FIG. 5 is a plan view showing a second layer of the second portion of the coil of the magnetic head according to the first embodiment of the invention.

FIG. 6 is an explanatory diagram showing a protruded state of the end face of the main pole of the magnetic head according to the first embodiment of the invention.

FIG. 7 is a cross-sectional view showing a step of a method of manufacturing the magnetic head according to the first embodiment of the invention.

FIG. 8 is a cross-sectional view showing a step that follows the step shown in FIG. 7.

FIG. 9 is a cross-sectional view showing a modification example of the magnetic head according to the first embodiment of the invention.

FIG. 10 is a cross-sectional view showing a magnetic head according to a second embodiment of the invention.

FIG. 11 is a plan view showing the first layer of the second portion of the coil and the heater of the magnetic head according to the second embodiment of the invention.

FIG. 12 is a cross-sectional view showing a magnetic head according to a third embodiment of the invention.

FIG. 13 is a plan view showing the first layer of the second portion of the coil and the heater of the magnetic head according to the third embodiment of the invention.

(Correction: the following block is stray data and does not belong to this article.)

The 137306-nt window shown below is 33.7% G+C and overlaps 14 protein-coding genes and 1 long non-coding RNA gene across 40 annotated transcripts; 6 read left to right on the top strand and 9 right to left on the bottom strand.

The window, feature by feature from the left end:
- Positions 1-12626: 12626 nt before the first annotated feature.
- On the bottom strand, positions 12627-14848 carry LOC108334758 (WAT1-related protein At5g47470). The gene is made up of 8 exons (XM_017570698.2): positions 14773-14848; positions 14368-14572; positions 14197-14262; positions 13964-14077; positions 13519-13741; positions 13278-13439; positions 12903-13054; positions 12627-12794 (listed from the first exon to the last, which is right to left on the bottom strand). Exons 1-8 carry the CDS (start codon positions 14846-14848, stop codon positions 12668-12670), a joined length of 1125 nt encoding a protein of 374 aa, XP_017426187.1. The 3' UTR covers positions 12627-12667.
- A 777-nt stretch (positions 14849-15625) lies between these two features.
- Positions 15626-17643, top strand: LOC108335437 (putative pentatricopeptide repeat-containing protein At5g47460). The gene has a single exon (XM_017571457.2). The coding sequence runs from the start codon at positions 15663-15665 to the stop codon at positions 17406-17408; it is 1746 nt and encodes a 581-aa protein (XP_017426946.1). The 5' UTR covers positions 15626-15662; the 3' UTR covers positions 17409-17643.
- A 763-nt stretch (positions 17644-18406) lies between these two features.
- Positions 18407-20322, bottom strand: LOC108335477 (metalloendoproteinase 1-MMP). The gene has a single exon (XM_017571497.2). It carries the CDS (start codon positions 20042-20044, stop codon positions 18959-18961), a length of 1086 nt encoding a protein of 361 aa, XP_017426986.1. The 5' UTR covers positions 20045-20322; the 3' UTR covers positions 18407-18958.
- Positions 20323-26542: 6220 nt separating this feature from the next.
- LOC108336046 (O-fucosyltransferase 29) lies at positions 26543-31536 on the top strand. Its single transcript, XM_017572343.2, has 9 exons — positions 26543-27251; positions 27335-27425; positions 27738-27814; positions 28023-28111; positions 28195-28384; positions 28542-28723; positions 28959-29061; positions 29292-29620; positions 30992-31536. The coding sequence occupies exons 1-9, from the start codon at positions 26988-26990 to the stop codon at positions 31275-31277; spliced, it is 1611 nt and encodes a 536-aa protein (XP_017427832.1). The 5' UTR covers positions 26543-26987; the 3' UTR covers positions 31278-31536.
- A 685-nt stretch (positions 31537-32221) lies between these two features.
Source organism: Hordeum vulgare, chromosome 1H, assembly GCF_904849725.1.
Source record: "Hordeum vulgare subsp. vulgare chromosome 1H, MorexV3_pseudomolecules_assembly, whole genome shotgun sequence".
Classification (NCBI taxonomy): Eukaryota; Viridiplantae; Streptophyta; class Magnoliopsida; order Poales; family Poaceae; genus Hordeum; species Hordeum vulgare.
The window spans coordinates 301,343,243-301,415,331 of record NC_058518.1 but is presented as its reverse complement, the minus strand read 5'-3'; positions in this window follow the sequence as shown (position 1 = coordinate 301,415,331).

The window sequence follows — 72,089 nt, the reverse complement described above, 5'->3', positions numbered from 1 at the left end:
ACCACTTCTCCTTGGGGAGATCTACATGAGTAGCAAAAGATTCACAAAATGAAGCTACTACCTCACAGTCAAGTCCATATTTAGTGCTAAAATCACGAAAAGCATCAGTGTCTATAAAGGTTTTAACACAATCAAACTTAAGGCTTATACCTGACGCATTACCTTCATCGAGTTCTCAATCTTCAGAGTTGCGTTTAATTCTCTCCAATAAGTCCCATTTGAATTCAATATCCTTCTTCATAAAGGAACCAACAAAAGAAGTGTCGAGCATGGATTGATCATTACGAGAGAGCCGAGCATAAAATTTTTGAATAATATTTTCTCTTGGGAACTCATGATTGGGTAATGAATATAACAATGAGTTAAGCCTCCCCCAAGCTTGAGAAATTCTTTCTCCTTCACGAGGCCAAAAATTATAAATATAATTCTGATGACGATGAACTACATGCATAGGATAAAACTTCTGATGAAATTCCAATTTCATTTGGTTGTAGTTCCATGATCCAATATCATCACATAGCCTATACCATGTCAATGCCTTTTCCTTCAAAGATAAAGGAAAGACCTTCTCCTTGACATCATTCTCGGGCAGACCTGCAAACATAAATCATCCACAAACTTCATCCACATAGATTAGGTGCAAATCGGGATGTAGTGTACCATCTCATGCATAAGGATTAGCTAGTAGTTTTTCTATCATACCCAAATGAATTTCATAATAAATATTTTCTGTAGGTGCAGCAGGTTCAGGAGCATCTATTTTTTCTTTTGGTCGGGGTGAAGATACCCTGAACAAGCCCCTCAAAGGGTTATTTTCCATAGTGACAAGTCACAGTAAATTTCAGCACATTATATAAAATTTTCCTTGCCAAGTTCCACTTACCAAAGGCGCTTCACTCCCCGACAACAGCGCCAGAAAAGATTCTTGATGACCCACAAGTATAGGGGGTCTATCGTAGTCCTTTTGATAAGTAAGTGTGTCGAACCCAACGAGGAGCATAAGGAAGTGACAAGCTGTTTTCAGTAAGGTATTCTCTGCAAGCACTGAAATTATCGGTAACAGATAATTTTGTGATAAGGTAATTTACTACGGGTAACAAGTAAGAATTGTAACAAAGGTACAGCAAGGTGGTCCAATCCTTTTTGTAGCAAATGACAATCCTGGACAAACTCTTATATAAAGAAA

FIG. 14 is a cross-sectional view showing a magnetic head according to a fourth embodiment of the invention.

FIG. 15 is a cross-sectional view showing a step of a method of manufacturing the magnetic head according to the fourth embodiment of the invention.

FIG. 16 is a cross-sectional view showing a step that follows the step shown in FIG. 15.

FIG. 17 is a cross-sectional view showing a magnetic head according to a fifth embodiment of the invention.

FIG. 18 is a plan view showing the heater of the magnetic head according to the fifth embodiment of the invention.

FIG. 19 is a cross-sectional view showing a step of a method of manufacturing the magnetic head according to the fifth embodiment of the invention.

FIG. 20 is a cross-sectional view showing a step that follows the step shown in FIG. 19.

FIG. 21 is a cross-sectional view showing a step that follows the step shown in FIG. 20.

FIG. 22 is a cross-sectional view showing a magnetic head according to a sixth embodiment of the invention.

FIG. 23 is a cross-sectional view showing a magnetic head according to a seventh embodiment of the invention.